Part 2 of 2
Our routines are disrupted. We are worried about our health and finances while dealing with this COVID-19 outbreak.
Beyond taking precautions with our physical health, we need to care for our mental well-being during isolation.
Here are some coping strategies:
Limit Reading and Watching the News
Consuming information from your favorite television network, local newspaper and social media news feed can be helpful. Reporters are doing a great job providing stories on ways to protect yourself and explaining daily (sometimes hourly) developments.
But you should be very careful tuning into cable news all day or constantly scrolling through Facebook or Twitter updates. When news breaks, the focus of attention usually is often on the worst-case scenarios. That can trigger anxiety in all of us.
Also, carefully choose your information sources. Unfortunately, some segments on television news or on social media have bad or misleading information. In some cases, commentators are filtering their comments through a political prism.
Rely on one or two reliable sources of news. The Center for Disease Control and Infection website is a great resource for updates and precautions.
Keep Everything in Perspective
Not all of the worst-case scenarios are happening in your community and neighborhood. Yes, there are horrible stories about the impact of this virus. The tragedies are real. You should accept the realities of this crisis.
However, you should also be assured that many good developments are happening. Researchers are making tremendous progress toward testing, treatment and prevention. Consume only what you need to know, what’s most relevant to you and particularly what is happening or anticipated in your own community.
Make a Plan For Your Health
Find out from the Centers for Disease Control and Prevention website on how you can limit your exposure and write down a plan. Educate yourself about social distancing, protecting yourself when going to the grocery store or pharmacy and handling everything from the newspaper to the mail.
Make an emergency plan that includes lists of telephone numbers and your medication. Chart a schedule on when you likely will need to replenish supplies and how best to get them. Having a game plan takes away anxiety about what to do if conditions worsen.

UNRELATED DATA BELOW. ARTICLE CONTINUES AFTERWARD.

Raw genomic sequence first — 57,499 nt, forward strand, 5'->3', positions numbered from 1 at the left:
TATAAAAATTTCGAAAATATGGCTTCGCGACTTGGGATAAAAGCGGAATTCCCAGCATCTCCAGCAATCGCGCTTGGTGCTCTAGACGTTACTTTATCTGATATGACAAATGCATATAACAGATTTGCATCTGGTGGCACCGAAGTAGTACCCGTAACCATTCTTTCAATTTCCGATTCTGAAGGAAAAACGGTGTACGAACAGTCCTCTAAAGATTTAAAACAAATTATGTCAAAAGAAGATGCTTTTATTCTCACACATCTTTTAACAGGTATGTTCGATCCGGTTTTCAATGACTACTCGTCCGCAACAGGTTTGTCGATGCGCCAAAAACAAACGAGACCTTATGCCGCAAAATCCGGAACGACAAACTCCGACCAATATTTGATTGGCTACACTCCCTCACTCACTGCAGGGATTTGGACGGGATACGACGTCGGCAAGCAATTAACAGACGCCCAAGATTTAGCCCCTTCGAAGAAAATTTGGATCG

Reach Out to Someone Each Day
Make time to call, email or text a friend or family member each day to see how they are doing. You might want to talk about something other than the pandemic. Maybe you just need to vent your concern or anger. Sometimes, validating your worries or concerns is therapeutic. Knowing that someone else feels what you are feeling is helpful.
Try to form an online sharing group of friends or co-workers – and host it on Zoom or other online conferencing platform. Have a regularly scheduled time to meet online. That gives you something to look forward to in the days and weeks ahead.
Take Care Of Yourself
Make your health a priority each day. Focus on sleep, physical exercise and a healthy diet. Find ways to address forms of stress, such as journaling, going for walks or calling a loved one. Having a normal routine reduces stress.
Engage in Distractions
Look for ways to take your mind off of news and what is happening around the world. Some ideas include:
- Work on a home improvement project or clean out that closet that needs it. Work on it maybe 30 minutes each day. It will give you a sense of purpose and accomplishment when completed.
- Take a free online university course. Maybe work on that degree you have wanted to complete.
- Schedule time for movies or streaming shows on Netflix, Disney+, Amazon and other online services. Don’t forget the popcorn. And remember to turn off your phone..
- Most churches have made arrangements for online services. If you practice a religion, find out how to continue connecting and serving.
From all indications, the social distancing practices are going to be recommended for several weeks ahead. Stay inside and take care of yourself - including your emotional health.